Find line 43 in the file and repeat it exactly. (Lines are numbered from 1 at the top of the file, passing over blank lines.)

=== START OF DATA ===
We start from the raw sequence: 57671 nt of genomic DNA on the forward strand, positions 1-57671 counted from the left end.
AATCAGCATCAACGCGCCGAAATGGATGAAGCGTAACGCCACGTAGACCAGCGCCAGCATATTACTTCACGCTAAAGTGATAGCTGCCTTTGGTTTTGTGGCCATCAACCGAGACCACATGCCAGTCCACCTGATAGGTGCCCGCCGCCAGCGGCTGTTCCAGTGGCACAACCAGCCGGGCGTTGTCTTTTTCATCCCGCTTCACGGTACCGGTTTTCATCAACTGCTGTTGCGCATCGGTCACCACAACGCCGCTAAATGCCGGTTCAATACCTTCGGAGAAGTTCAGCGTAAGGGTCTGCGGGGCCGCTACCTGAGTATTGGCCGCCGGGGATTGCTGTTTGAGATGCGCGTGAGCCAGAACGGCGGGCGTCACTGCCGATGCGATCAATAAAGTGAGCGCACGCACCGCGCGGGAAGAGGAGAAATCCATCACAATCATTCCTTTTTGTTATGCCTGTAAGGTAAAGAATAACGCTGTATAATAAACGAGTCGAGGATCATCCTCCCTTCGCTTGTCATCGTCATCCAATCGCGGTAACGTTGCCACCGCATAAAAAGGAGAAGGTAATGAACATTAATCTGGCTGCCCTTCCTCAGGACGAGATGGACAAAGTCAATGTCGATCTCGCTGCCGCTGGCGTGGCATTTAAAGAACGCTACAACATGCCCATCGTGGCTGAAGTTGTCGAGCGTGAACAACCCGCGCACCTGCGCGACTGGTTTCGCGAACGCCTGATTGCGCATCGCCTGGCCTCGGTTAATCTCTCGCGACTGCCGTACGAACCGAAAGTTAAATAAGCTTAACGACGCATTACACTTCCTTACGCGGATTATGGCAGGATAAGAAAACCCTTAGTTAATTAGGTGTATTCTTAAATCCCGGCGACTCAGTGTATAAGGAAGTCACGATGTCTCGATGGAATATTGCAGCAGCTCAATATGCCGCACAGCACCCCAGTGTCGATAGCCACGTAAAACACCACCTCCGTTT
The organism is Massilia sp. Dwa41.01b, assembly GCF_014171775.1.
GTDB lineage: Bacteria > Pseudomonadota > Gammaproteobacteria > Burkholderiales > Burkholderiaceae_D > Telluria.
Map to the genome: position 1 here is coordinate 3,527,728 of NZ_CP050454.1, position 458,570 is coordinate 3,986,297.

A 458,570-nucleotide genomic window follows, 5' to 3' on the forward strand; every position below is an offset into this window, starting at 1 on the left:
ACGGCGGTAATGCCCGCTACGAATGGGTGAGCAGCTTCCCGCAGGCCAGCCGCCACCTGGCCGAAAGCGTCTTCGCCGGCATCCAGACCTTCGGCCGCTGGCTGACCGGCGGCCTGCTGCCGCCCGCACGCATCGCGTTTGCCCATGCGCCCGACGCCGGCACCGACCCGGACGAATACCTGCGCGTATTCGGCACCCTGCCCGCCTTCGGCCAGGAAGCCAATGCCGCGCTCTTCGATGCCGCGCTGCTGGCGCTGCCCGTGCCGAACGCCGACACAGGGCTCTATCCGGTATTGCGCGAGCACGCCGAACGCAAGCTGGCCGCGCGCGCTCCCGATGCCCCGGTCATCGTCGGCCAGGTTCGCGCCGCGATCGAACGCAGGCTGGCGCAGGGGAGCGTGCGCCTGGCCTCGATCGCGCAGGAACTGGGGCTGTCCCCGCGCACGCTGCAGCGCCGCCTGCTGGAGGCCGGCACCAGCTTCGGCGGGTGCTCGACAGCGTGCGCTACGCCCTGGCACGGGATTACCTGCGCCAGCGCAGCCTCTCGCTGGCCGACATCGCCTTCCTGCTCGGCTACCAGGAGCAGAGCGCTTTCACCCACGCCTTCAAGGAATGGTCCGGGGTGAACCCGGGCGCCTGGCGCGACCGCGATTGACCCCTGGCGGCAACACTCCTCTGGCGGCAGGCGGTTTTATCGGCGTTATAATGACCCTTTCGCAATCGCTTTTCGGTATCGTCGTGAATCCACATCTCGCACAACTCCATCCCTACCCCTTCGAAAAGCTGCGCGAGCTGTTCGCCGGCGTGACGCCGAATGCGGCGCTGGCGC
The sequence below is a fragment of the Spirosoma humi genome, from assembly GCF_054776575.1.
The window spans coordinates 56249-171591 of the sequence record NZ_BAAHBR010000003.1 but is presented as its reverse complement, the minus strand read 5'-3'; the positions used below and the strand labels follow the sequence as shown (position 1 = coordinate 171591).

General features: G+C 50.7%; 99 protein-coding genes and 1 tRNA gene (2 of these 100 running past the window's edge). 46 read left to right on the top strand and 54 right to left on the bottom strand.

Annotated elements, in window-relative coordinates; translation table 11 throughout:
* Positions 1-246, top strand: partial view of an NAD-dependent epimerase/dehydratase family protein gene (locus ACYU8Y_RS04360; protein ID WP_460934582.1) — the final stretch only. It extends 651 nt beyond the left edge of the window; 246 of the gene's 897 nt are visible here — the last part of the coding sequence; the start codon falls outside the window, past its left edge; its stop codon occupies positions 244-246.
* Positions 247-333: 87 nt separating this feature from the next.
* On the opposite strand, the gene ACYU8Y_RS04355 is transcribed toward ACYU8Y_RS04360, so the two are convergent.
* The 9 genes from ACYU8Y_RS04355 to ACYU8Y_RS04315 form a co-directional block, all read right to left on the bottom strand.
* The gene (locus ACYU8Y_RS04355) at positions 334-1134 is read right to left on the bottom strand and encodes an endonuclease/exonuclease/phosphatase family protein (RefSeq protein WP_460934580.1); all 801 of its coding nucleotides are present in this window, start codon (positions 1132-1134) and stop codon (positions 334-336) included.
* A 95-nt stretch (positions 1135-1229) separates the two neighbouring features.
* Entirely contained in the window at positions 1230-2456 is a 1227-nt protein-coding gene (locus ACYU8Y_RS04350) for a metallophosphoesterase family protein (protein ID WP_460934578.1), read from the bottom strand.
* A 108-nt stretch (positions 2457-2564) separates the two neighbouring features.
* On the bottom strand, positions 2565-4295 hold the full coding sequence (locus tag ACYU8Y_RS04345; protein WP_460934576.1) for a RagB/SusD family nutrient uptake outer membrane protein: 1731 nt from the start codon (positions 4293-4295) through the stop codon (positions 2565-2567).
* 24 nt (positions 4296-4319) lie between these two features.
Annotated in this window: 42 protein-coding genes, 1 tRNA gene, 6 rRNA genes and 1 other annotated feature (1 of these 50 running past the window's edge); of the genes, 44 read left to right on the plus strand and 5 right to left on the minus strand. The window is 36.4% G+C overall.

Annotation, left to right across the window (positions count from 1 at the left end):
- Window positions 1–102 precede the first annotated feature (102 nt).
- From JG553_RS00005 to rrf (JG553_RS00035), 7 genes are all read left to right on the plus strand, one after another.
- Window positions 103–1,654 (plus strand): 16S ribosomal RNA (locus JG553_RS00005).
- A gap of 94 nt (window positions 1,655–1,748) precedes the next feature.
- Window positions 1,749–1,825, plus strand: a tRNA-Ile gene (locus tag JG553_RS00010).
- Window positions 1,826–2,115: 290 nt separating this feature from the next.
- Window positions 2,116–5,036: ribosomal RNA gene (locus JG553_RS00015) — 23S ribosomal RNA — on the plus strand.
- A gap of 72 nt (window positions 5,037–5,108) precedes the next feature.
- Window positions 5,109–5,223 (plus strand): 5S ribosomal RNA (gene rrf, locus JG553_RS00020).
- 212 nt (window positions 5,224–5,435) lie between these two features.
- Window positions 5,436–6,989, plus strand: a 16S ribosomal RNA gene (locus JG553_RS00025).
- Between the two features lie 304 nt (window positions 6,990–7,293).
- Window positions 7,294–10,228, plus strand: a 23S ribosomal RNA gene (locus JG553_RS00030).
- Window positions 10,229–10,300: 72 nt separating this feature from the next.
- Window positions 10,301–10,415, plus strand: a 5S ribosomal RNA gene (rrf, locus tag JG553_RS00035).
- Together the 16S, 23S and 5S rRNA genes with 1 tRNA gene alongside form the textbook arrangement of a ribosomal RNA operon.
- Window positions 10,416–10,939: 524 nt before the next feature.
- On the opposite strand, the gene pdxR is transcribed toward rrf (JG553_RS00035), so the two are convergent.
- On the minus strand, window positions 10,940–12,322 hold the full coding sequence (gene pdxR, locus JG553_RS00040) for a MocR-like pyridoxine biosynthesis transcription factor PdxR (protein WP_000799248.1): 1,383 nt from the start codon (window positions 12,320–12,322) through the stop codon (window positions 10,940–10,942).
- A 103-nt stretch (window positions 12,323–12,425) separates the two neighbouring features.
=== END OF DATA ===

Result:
- A 103-nt stretch (window positions 12,323–12,425) separates the two neighbouring features.